Terry Pratchett, April 28, 1948 – March 12, 2015

Terry Pratchett, April 28, 1948 – March 12, 2015

Terry Pratchett-smallSir Terry Pratchett, the besteselling author of more than 40 Discworld novels who was knighted by Queen Elizabeth for services to British literature in 2009, died today at his home in Britain.

Pratchett published his first novel, The Carpet People, in 1971. The Colour of Magic, the first novel in the famous Discworld series, appeared in 1983. Discworld was an international phenomenon, making him the UK’s best-selling author in the 1990s. By the year 2000 he’d been knocked off that lofty pedestal by JK Rowling, but he remains the second most-read writer in the UK.

Pratchett sold over 85 million books in 37 languages. The 2011 Discworld release Snuff became the third-fastest-selling hardback adult novel on record in the UK, selling 55,000 copies in the first three days. He was very prolific, averaging about two novels a year.

Pratchett was appointed Officer of the Order of the British Empire (OBE) in 1998, and was knighted by Queen Elizabeth II for services to literature in 2009. In 2010 he received the World Fantasy Award for Life Achievement.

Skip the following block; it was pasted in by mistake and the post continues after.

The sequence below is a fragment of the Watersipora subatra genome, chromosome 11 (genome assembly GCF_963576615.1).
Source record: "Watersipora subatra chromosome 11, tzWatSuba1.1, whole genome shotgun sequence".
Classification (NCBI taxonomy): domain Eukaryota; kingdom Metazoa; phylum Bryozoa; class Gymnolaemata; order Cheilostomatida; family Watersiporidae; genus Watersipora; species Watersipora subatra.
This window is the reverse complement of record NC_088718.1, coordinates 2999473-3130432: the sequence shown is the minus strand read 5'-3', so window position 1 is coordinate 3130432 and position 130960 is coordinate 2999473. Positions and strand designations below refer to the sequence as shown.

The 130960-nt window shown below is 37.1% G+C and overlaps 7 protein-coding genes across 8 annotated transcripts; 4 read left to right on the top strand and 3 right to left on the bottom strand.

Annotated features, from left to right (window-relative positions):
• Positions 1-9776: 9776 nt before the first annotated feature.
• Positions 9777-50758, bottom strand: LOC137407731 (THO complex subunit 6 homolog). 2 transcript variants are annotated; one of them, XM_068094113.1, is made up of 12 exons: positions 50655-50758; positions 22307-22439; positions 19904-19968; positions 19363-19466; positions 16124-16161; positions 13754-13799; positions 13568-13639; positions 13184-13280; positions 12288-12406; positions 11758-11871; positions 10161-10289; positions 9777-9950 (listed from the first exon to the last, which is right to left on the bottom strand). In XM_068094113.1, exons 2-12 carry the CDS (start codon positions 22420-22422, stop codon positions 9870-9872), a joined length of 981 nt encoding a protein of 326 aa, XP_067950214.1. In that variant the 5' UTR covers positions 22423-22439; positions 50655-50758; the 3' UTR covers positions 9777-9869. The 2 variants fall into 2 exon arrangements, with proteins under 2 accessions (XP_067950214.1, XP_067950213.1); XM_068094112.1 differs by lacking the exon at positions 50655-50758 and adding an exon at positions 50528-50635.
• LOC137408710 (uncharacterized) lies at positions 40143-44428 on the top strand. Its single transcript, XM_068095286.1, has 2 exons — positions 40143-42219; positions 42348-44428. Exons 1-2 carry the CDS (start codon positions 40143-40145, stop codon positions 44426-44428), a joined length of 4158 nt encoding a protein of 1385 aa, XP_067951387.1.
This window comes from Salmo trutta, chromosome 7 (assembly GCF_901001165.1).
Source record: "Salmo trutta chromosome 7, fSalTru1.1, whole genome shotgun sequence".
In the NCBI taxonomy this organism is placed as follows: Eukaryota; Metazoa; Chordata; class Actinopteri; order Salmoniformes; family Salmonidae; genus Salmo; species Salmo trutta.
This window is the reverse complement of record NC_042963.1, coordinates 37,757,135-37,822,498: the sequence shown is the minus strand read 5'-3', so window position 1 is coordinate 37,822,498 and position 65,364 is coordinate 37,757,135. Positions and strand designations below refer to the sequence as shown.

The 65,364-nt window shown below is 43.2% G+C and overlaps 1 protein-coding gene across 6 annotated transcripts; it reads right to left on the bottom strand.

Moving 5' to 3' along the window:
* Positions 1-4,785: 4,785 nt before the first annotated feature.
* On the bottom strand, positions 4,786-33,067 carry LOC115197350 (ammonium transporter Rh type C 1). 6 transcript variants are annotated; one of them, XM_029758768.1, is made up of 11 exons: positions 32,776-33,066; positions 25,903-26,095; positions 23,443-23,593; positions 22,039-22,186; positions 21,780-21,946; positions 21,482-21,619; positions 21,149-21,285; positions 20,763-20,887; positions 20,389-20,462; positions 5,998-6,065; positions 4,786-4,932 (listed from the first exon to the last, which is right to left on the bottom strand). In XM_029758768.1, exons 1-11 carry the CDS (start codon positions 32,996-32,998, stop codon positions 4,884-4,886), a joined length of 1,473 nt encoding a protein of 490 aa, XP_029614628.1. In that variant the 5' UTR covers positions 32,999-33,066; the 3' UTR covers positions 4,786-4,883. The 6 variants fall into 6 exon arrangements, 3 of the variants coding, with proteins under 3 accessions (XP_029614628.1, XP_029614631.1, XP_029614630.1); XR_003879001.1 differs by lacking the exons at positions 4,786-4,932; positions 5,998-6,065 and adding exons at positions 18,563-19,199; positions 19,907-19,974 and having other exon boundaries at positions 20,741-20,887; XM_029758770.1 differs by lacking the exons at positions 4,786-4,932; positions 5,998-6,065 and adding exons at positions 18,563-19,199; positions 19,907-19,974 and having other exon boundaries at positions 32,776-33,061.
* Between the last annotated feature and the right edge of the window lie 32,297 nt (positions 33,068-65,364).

In December 2007, Pratchett announced he was suffering from early-onset Alzheimer’s disease. Against all odds he continued writing, completing five additional novels in the Discworld series, including the forthcoming The Shepherd’s Crown, scheduled to be released in August. All told, Sir Terry published more than 70 books in a career than spanned more than four decades.

His death was announced on his Twitter account on Thursday morning. He died on March 12 at the age of 66.

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Fletcher Vredenburgh

While the Discworld books started as pretty straightforward parodies of fantasy, they quickly turned into their own beautiful thing. At his height his was turning out 2-3 novels each year. Most are very good, and some are downright great.

Pratchett’s one of the few authors I continued to buy in hardcover even after I moved to mostly e-books. I thank him for the many, many hours of enjoyment he gave me through his always funny, and very often, quite moving stories. Thank you, and good-bye.

Bob Byrne

Brilliant satirist. One of the best of our day.

I just wrote about a Pratchett short story about a month and a half ago.

http://www.blackgate.com/2015/01/26/the-public-life-of-sherlock-holmes-pratchetts-cohen-the-barbarian/

I re-read The Last Hero for a follow-up but haven’t written it yet.

As I said in the post, I didn’t have a ‘meh’ feeling about a whole Discworld book until the thirty-third one. THAT is quality.

Ty Johnston

No … just, no.

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